I survived Isle of Wight tragedy...

Anne Ainsworth who survived after the Isle of Wight ferry, Portsdown hit a mine in The Solent during World War Two
Anne Ainsworth who survived after the Isle of Wight ferry, Portsdown hit a mine in The Solent during World War Two
Aspex Gallery spokesperson Ollie Tubb
Pictures:  Ian Hargreaves  (180201-1)

‘Everything Portsmouth’ at the Aspex Gallery

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Take a couple of turns out of Anne Ainsworth’s front door and you come to one of the most magnificent views in Britain.

ake a couple of turns out of Anne Ainsworth’s front door and you come to one of the most magnificent views in Britain.

The vista from the top of Portsdown Hill, across Portsmouth and the shimmering Solent to the Isle of Wight beyond, never ceases to enthral.

But it is a panorama which holds terrifying memories for Anne. It is a constant reminder of the most frightening night of her life and the moment fate intervened to keep her alive for another seven decades.

That view is largely filled with happy memories of her childhood home – the Isle of Wight.

But it is what happened on the Solent 70 years ago that remains, not surprisingly, as fresh as a daisy in her memory.

For Anne is one of the few survivors of the sinking of Passenger Ship Portsdown, an Isle of Wight ferry which hit a German mine near Spitbank Fort, just outside Portsmouth Harbour. It happened on September 20, 1941, in the middle of the night. After a huge explosion PS Portsdown broke in two and 23 crew and passengers were killed.

They had been in the front half of the ship. Eighteen-year-old Anne Smith, as she was then, had been directed to the first class saloon to keep her away from servicemen on board. It was towards the aft. That helpful pointer saved her life.

Now 88, as Anne sits in her flat at Crookhorn her recollection of that dreadful night is as sharp as the view from nearby Portsdown Hill on a bright, crisp autumn morning.

Anne was a Waaf, a female auxiliary of the Royal Air Force. By September 20 she had been a member for two months and was training to become a wireless operator. She succeeded and spent the rest of the war in Kent intercepting German signals, most of which were passed to the legendary codebreakers at Bletchley Park in Buckinghamshire.

She was sent on a course at Chiswick in London and the sinking of PS Portsdown just happened to coincide with her first leave.

Anne, who presents a weekly programme on the Havant-based nostalgia station Angel Radio specialising in music from the 1940s, said: ‘My first 48-hour leave pass has been signed and I was hoping to leave for my home on the Isle of Wight straight from college.

‘Unfortunately, we were summoned to a special meeting by our officer so when I eventually arrived at Waterloo station I discovered the connection for the last steamer to the island had long gone.’

The thought of spending the night on the station did not appeal so Anne decided to catch the next train to Portsmouth regardless.

‘It was a typical wartime journey that seemed never-ending. Stopping at every station and even between stations. The time was spent snoozing and chatting to fellow passengers in the dimly-lit carriage.’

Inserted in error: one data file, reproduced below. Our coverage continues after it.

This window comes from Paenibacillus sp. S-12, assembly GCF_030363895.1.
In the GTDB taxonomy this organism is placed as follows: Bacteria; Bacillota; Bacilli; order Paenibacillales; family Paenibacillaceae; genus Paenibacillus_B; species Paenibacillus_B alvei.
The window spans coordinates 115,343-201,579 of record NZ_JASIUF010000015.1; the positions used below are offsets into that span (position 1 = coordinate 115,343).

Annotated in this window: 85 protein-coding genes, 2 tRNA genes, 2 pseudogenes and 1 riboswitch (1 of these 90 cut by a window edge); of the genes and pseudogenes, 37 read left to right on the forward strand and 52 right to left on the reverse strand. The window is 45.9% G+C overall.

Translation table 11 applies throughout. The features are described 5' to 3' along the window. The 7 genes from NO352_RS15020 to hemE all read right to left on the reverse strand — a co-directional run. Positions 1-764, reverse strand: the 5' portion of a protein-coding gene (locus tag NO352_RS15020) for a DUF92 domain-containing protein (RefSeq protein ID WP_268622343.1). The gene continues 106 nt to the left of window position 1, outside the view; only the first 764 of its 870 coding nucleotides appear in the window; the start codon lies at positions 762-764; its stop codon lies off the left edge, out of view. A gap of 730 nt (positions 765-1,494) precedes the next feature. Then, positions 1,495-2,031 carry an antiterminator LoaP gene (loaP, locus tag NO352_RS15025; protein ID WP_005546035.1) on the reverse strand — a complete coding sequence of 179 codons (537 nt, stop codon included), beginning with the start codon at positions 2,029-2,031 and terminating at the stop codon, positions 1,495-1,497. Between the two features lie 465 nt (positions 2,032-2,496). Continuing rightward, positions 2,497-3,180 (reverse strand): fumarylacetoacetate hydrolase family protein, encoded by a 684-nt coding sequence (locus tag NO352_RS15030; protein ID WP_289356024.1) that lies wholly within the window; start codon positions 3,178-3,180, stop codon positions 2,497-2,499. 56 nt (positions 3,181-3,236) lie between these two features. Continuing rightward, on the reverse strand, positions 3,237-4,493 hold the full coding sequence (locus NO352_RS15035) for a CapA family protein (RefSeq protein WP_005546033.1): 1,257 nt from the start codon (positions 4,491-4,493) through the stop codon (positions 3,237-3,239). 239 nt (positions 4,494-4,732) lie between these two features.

When she eventually arrived in Portsmouth the train terminated at the Town station (now Portsmouth and Southsea). This meant a walk through the blacked-out streets to the harbour.

She said an ‘elderly sailor’ returning to the naval barracks offered to accompany her and despite her mother’s warning about strange men ‘I weighed up the fact that I was scared of the dark and I gratefully accepted his offer’.

When she reached the harbour she found the next ferry to leave was the mail boat at 3am.

Anne continued: ‘A member of the crew put me in the first class saloon, brought me a cup of tea and then advised me to stay put as the rest of the ship was occupied by troops going to the island for postings or on leave.

‘I settled down to get some sleep and when the time came for the steamer to leave I felt the throbbing of the engines as we pulled away from the dock.

‘The ship had just left harbour when suddenly there was a terrific explosion, a blinding flash and the sound of crashing timber and metal.

‘I was struck on the shoulder and the side of my face by falling debris, then thrown to the floor.

‘There were shouts, screams and the creaking and groaning of the ship. The noises all mixed together in the pitch black created a ghastly waking nightmare.

‘Someone found me in the dark and helped me to my feet. Voices came out of the dark asking if anyone was hurt but, apart from being badly shaken, we appeared to be in one piece.

‘One of the ship’s crew felt his way through all the debris around us and told us we’d either struck a mine or been hit by a torpedo.

‘It became clear that the ship had broken in two and by a miracle our half was stuck on a sandbank. How we blessed that sandbank.’

Anne and other survivors were helped into a lifeboat and one of the men produced a bottle.

‘The men drank from the bottle and then, to add to this unbelievable situation, a glass was produced for me to drink from. It was my first taste of strong liquor. To this day I couldn’t tell you if it was brandy or whisky. I know it made me giggle.’

She was brought back into Portsmouth where she was given a hot drink and a blanket until she could continue her journey. Anne added: ‘It was only then that we discovered the full horror of it all – the other half of the ship had sunk straight to the bottom. Everyone had been lost.

‘For a long time afterwards the top of the broken steamer could be seen at low tide on the sandbank. It brought back dreadful memories each time I passed.’